Barry responded to that in his argument, saying: “I don’t want to hear about what she has to carry around when [the victim] has a physical scar on his face for the rest of his life.”
One of the men who was beaten, Zachary Hesse, sustained minor injuries, but his boyfriend Andrew Haught was beaten to a bloody pulp and was hospitalized for nearly a week, having to have his jaw wired shut for more than six weeks to fix his broken facial bones. Haught offered testimony Monday during the sentencing hearing saying there was one thing about the assault that he “could not get past.”
“I will never forget that every single member of that group, including Kathryn Knott,” he said, “left me in that alleyway to die.”
After the incident took place on Sept. 11, 2014, police released surveillance footage of the group of individuals involved and shortly thereafter, police felt they had enough evidence to charge Knott along with her co-defendants, Philip R. Williams, 25, and Kevin J. Harrigan, 27. Williams and Harrigan both pleaded guilty and escaped jail time while Knott elected to go to trial.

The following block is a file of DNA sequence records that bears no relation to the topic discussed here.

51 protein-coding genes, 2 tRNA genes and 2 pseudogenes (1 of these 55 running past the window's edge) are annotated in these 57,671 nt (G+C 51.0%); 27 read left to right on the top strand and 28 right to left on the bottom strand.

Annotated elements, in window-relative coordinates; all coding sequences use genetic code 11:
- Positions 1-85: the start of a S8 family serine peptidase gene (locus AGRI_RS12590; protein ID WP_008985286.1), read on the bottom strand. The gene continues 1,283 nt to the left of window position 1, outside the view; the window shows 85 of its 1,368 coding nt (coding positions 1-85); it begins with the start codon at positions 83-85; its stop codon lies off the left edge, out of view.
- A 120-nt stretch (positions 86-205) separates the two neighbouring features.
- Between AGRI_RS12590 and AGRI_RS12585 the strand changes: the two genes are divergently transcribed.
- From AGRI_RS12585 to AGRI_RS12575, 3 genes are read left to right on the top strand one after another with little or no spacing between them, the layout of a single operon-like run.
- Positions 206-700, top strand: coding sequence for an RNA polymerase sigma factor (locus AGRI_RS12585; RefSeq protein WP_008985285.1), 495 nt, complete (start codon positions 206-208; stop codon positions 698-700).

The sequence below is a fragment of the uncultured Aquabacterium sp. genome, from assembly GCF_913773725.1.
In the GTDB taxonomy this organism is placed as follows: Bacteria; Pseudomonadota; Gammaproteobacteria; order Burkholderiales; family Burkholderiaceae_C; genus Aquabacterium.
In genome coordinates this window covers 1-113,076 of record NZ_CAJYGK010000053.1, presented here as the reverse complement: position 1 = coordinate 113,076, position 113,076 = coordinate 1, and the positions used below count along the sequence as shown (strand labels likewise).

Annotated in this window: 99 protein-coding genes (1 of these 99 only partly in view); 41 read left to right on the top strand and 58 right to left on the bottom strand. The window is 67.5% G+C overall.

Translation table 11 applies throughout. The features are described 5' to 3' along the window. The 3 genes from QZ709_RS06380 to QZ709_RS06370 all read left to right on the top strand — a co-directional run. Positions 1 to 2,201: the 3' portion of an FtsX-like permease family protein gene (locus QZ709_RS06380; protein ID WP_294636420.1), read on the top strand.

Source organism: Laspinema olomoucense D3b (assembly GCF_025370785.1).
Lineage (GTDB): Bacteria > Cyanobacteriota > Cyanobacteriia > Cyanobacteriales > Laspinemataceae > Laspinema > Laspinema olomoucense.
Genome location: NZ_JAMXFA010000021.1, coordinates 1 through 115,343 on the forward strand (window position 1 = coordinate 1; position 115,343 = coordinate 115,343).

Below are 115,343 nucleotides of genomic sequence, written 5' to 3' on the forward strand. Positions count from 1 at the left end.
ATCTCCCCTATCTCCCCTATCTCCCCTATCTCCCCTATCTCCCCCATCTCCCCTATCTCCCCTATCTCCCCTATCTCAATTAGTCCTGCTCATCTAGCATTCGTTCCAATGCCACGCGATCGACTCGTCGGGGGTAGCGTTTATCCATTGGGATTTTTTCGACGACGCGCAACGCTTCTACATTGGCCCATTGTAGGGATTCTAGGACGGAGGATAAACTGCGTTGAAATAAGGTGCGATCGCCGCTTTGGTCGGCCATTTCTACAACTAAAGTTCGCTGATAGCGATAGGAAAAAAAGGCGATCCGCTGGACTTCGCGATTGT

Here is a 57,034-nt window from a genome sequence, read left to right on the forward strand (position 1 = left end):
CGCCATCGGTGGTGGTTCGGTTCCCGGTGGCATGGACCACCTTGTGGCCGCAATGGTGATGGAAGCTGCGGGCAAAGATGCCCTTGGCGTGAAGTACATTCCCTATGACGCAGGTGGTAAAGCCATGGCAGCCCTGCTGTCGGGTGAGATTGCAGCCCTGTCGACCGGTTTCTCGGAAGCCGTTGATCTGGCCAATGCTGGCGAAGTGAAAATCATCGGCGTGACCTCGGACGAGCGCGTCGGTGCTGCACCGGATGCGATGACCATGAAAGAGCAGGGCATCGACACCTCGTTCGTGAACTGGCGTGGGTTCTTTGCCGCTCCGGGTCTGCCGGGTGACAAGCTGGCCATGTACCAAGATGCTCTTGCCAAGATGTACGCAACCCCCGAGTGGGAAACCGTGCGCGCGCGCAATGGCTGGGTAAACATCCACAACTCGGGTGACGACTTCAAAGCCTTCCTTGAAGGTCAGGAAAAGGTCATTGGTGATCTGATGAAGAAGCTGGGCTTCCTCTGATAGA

Busico brought this up during his sentencing argument, saying that if Knott were to face a harsher punishment than Williams and Harrigan, she’d be faulted for exercising her constitutional right to go to trial.
He also said that he went to the assistant district attorney and attempted to make a plea deal early on in the process. However, Barry said that offer — pleading guilty and being sentenced to ARD so her record could be expunged — wasn’t appropriate.
Throughout the four-day trial in the courtroom of Judge Covington, who sentenced Knott today, Barry and co-counsel described Knott as a bigot who “does not like gay people,” starting off his closing arguments with the phrase “This is a hate crime.” Hesse, Haught and eyewitnesses testified they heard members of Knott’s group screaming “fucking faggots” while they were beating the couple on the side of the street.